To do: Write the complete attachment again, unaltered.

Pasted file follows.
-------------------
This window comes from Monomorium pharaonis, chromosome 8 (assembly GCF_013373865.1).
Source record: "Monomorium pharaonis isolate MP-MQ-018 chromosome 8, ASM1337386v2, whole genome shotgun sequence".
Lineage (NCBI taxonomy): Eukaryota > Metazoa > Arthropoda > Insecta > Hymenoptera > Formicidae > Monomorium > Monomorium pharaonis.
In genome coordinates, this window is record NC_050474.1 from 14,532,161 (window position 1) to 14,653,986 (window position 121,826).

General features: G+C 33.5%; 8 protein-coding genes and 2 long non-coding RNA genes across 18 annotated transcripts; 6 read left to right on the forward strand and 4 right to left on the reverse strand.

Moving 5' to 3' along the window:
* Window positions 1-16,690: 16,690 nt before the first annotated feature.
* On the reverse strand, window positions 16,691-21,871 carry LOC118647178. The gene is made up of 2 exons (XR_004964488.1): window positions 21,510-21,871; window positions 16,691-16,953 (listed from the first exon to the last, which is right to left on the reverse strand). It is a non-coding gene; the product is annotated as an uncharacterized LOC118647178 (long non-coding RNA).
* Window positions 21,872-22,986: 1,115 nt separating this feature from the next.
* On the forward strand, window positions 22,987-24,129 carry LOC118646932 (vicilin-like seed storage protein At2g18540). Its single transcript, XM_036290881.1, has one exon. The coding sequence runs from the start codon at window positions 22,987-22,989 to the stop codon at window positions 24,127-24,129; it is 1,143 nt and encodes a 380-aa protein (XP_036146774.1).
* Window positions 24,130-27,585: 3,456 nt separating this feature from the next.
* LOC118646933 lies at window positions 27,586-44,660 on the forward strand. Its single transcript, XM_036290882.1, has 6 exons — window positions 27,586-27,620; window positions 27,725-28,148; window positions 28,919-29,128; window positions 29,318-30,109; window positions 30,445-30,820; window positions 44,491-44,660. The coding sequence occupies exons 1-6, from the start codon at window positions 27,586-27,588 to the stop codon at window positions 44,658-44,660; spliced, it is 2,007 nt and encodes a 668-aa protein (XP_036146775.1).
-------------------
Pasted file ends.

This window comes from Monomorium pharaonis, chromosome 8 (assembly GCF_013373865.1).
Source record: "Monomorium pharaonis isolate MP-MQ-018 chromosome 8, ASM1337386v2, whole genome shotgun sequence".
Lineage (NCBI taxonomy): Eukaryota > Metazoa > Arthropoda > Insecta > Hymenoptera > Formicidae > Monomorium > Monomorium pharaonis.
In genome coordinates, this window is record NC_050474.1 from 14,532,161 (window position 1) to 14,653,986 (window position 121,826).

General features: G+C 33.5%; 8 protein-coding genes and 2 long non-coding RNA genes across 18 annotated transcripts; 6 read left to right on the forward strand and 4 right to left on the reverse strand.

Moving 5' to 3' along the window:
* Window positions 1-16,690: 16,690 nt before the first annotated feature.
* On the reverse strand, window positions 16,691-21,871 carry LOC118647178. The gene is made up of 2 exons (XR_004964488.1): window positions 21,510-21,871; window positions 16,691-16,953 (listed from the first exon to the last, which is right to left on the reverse strand). It is a non-coding gene; the product is annotated as an uncharacterized LOC118647178 (long non-coding RNA).
* Window positions 21,872-22,986: 1,115 nt separating this feature from the next.
* On the forward strand, window positions 22,987-24,129 carry LOC118646932 (vicilin-like seed storage protein At2g18540). Its single transcript, XM_036290881.1, has one exon. The coding sequence runs from the start codon at window positions 22,987-22,989 to the stop codon at window positions 24,127-24,129; it is 1,143 nt and encodes a 380-aa protein (XP_036146774.1).
* Window positions 24,130-27,585: 3,456 nt separating this feature from the next.
* LOC118646933 lies at window positions 27,586-44,660 on the forward strand. Its single transcript, XM_036290882.1, has 6 exons — window positions 27,586-27,620; window positions 27,725-28,148; window positions 28,919-29,128; window positions 29,318-30,109; window positions 30,445-30,820; window positions 44,491-44,660. The coding sequence occupies exons 1-6, from the start codon at window positions 27,586-27,588 to the stop codon at window positions 44,658-44,660; spliced, it is 2,007 nt and encodes a 668-aa protein (XP_036146775.1).